While the pupil may be the opening in the eye that lets light through to the retina, the iris is the tissue that opens and closes to determine the size of the pupil. Although mechanical irises are already a standard feature in cameras, scientists from Finland and Poland have recently created an autonomous artificial iris that's much more similar to those found in the eye – it may even eventually be able to replace damaged or defective ones.
The contact lens-like device was created by researchers from Finland's Tampere University of Technology, along with Poland's University of Warsaw and Wrocław Medical University.
It's made from a polymer (a liquid crystal elastomer) that expands when exposed to light, then shrinks back when the light is lessened. This causes an opening in the middle to get smaller or larger, depending on the light levels – in this way, it works very much like a natural iris. Unlike automatic irises in cameras, it requires no power source or external light detection system.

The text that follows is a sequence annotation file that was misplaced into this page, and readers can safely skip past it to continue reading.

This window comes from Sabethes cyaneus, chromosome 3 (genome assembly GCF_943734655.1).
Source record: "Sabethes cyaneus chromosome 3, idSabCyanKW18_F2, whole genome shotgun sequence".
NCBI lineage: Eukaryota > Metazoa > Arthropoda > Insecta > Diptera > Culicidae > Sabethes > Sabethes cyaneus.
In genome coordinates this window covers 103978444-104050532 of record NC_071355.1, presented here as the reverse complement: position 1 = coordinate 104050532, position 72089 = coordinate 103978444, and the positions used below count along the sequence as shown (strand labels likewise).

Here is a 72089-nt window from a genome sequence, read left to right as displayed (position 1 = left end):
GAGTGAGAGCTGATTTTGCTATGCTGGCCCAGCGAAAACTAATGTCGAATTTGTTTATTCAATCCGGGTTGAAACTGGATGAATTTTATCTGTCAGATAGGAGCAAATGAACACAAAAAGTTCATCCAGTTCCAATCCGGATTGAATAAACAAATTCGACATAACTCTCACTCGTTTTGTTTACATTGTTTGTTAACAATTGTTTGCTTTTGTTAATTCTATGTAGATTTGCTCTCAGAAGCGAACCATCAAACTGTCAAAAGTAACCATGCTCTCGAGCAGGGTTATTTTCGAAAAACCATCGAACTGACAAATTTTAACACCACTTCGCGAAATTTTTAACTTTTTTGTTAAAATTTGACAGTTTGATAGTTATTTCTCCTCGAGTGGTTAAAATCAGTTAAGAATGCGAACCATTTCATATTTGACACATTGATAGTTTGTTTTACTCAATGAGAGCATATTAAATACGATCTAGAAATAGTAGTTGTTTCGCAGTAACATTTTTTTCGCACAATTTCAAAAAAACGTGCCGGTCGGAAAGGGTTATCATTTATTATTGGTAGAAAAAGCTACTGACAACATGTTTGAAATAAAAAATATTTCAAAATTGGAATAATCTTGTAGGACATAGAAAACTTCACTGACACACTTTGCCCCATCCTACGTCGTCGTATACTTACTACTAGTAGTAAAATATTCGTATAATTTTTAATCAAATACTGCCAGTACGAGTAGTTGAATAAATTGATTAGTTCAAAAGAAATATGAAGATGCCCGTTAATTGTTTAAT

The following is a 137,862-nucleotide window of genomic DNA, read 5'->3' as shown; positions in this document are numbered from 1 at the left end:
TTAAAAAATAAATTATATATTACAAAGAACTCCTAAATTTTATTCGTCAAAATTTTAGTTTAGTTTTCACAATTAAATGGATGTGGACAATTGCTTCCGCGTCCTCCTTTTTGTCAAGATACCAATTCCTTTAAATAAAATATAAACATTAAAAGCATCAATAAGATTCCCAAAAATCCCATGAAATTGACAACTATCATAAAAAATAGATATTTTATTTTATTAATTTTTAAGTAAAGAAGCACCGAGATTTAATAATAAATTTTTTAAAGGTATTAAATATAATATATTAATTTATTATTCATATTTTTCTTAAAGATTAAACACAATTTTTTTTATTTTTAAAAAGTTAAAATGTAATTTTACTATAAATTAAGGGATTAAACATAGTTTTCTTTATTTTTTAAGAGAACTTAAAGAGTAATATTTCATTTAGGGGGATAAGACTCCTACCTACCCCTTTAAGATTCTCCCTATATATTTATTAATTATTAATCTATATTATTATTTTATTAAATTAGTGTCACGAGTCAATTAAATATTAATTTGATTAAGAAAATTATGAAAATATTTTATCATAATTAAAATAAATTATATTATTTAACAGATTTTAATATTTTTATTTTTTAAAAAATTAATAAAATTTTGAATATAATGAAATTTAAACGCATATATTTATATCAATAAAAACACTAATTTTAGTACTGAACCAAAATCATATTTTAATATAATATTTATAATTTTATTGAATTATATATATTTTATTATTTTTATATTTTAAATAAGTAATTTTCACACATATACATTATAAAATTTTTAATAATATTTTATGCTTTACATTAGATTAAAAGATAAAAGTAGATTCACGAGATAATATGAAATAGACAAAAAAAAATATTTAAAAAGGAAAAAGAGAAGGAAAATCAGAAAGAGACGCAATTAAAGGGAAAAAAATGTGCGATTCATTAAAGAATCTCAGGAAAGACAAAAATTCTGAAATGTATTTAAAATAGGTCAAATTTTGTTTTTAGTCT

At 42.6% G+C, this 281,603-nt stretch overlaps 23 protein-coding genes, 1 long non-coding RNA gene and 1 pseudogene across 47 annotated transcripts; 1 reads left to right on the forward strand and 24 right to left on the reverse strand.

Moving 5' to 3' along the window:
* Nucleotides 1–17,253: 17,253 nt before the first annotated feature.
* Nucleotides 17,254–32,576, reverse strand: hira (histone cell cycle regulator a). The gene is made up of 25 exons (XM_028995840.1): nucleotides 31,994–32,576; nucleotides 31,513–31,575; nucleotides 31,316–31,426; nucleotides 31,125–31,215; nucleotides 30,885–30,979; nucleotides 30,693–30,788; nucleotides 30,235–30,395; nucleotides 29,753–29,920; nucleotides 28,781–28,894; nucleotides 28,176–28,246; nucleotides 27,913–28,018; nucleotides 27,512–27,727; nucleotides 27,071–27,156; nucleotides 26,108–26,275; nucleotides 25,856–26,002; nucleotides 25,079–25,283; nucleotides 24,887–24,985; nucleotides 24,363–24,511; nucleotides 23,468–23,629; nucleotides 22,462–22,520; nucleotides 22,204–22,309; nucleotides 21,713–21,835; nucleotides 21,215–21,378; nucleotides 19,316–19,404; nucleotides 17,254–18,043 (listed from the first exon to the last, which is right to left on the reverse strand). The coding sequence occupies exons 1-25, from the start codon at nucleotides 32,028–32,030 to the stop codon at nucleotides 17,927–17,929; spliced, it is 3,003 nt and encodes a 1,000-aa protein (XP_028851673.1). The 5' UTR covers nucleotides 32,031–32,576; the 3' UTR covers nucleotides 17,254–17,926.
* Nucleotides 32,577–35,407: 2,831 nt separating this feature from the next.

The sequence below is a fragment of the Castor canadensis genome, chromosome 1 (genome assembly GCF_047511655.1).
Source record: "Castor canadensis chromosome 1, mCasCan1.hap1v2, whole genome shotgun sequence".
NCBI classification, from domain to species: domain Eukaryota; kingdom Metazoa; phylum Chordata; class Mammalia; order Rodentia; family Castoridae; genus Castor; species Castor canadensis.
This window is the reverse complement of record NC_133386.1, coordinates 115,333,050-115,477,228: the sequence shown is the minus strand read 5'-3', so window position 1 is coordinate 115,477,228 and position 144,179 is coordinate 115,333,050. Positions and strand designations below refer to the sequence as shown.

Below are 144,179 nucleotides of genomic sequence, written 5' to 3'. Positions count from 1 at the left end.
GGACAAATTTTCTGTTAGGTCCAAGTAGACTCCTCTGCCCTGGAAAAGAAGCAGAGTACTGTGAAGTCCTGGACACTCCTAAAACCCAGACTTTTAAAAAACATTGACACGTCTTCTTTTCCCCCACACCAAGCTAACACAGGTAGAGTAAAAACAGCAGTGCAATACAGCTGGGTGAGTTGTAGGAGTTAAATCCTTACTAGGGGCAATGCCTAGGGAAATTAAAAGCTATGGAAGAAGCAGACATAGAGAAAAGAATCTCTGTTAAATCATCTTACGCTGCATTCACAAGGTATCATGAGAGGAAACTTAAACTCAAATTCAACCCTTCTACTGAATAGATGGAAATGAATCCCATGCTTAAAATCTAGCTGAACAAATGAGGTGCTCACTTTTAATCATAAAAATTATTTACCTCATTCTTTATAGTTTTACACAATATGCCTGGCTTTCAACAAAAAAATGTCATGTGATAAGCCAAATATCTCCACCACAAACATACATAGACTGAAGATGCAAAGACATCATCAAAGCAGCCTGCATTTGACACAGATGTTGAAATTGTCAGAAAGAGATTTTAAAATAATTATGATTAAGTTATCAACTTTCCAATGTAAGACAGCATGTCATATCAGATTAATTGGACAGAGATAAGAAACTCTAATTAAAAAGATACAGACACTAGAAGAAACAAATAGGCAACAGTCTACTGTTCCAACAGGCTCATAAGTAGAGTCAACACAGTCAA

With an "eye" towards one being able to use it as an optical implant, the scientists are now adapting it to work in an aqueous environment. They're also working at increasing its sensitivity, so that its opening and closing are triggered by smaller changes in the amount of incoming light.
The research is being led by Tampere's Prof. Arri Priimägi, and was recently described in a paper published in the journal Advanced Materials.
Source: Tampere University of Technology
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